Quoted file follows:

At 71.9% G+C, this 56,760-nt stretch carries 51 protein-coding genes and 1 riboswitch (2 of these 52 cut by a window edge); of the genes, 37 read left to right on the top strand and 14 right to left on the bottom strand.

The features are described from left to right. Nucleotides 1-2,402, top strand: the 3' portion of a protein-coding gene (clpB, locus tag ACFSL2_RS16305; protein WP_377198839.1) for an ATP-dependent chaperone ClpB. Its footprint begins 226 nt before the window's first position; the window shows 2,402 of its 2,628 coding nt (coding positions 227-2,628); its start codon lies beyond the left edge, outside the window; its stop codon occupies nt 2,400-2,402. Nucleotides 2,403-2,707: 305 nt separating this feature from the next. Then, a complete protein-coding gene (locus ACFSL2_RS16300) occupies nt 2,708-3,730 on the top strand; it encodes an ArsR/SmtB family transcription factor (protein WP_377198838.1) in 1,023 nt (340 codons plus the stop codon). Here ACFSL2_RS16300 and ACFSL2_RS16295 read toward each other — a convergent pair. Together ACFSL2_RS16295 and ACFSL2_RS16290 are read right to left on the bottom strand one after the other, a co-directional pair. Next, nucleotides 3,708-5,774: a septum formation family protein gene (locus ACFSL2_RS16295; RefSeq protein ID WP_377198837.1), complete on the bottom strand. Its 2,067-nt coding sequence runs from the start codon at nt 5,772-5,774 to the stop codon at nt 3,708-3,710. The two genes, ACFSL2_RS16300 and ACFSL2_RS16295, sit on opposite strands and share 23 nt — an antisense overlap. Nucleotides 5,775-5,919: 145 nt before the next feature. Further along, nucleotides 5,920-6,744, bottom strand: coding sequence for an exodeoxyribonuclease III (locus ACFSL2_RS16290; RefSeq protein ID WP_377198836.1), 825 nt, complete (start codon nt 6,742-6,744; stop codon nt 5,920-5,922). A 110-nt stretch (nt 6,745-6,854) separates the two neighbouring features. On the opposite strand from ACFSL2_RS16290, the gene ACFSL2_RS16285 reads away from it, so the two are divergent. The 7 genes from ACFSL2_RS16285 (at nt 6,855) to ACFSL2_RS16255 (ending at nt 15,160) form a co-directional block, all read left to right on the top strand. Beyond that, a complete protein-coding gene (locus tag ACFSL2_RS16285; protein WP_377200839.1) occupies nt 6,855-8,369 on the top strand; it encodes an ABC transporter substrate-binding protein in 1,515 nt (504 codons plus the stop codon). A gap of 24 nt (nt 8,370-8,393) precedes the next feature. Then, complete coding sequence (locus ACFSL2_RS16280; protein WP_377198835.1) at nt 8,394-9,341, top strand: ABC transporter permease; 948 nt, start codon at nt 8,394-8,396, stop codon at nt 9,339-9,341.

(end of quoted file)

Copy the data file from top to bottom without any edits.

At 71.9% G+C, this 56,760-nt stretch carries 51 protein-coding genes and 1 riboswitch (2 of these 52 cut by a window edge); of the genes, 37 read left to right on the top strand and 14 right to left on the bottom strand.

The features are described from left to right. Nucleotides 1-2,402, top strand: the 3' portion of a protein-coding gene (clpB, locus tag ACFSL2_RS16305; protein WP_377198839.1) for an ATP-dependent chaperone ClpB. Its footprint begins 226 nt before the window's first position; the window shows 2,402 of its 2,628 coding nt (coding positions 227-2,628); its start codon lies beyond the left edge, outside the window; its stop codon occupies nt 2,400-2,402. Nucleotides 2,403-2,707: 305 nt separating this feature from the next. Then, a complete protein-coding gene (locus ACFSL2_RS16300) occupies nt 2,708-3,730 on the top strand; it encodes an ArsR/SmtB family transcription factor (protein WP_377198838.1) in 1,023 nt (340 codons plus the stop codon). Here ACFSL2_RS16300 and ACFSL2_RS16295 read toward each other — a convergent pair. Together ACFSL2_RS16295 and ACFSL2_RS16290 are read right to left on the bottom strand one after the other, a co-directional pair. Next, nucleotides 3,708-5,774: a septum formation family protein gene (locus ACFSL2_RS16295; RefSeq protein ID WP_377198837.1), complete on the bottom strand. Its 2,067-nt coding sequence runs from the start codon at nt 5,772-5,774 to the stop codon at nt 3,708-3,710. The two genes, ACFSL2_RS16300 and ACFSL2_RS16295, sit on opposite strands and share 23 nt — an antisense overlap. Nucleotides 5,775-5,919: 145 nt before the next feature. Further along, nucleotides 5,920-6,744, bottom strand: coding sequence for an exodeoxyribonuclease III (locus ACFSL2_RS16290; RefSeq protein ID WP_377198836.1), 825 nt, complete (start codon nt 6,742-6,744; stop codon nt 5,920-5,922). A 110-nt stretch (nt 6,745-6,854) separates the two neighbouring features. On the opposite strand from ACFSL2_RS16290, the gene ACFSL2_RS16285 reads away from it, so the two are divergent. The 7 genes from ACFSL2_RS16285 (at nt 6,855) to ACFSL2_RS16255 (ending at nt 15,160) form a co-directional block, all read left to right on the top strand. Beyond that, a complete protein-coding gene (locus tag ACFSL2_RS16285; protein WP_377200839.1) occupies nt 6,855-8,369 on the top strand; it encodes an ABC transporter substrate-binding protein in 1,515 nt (504 codons plus the stop codon). A gap of 24 nt (nt 8,370-8,393) precedes the next feature. Then, complete coding sequence (locus ACFSL2_RS16280; protein WP_377198835.1) at nt 8,394-9,341, top strand: ABC transporter permease; 948 nt, start codon at nt 8,394-8,396, stop codon at nt 9,339-9,341.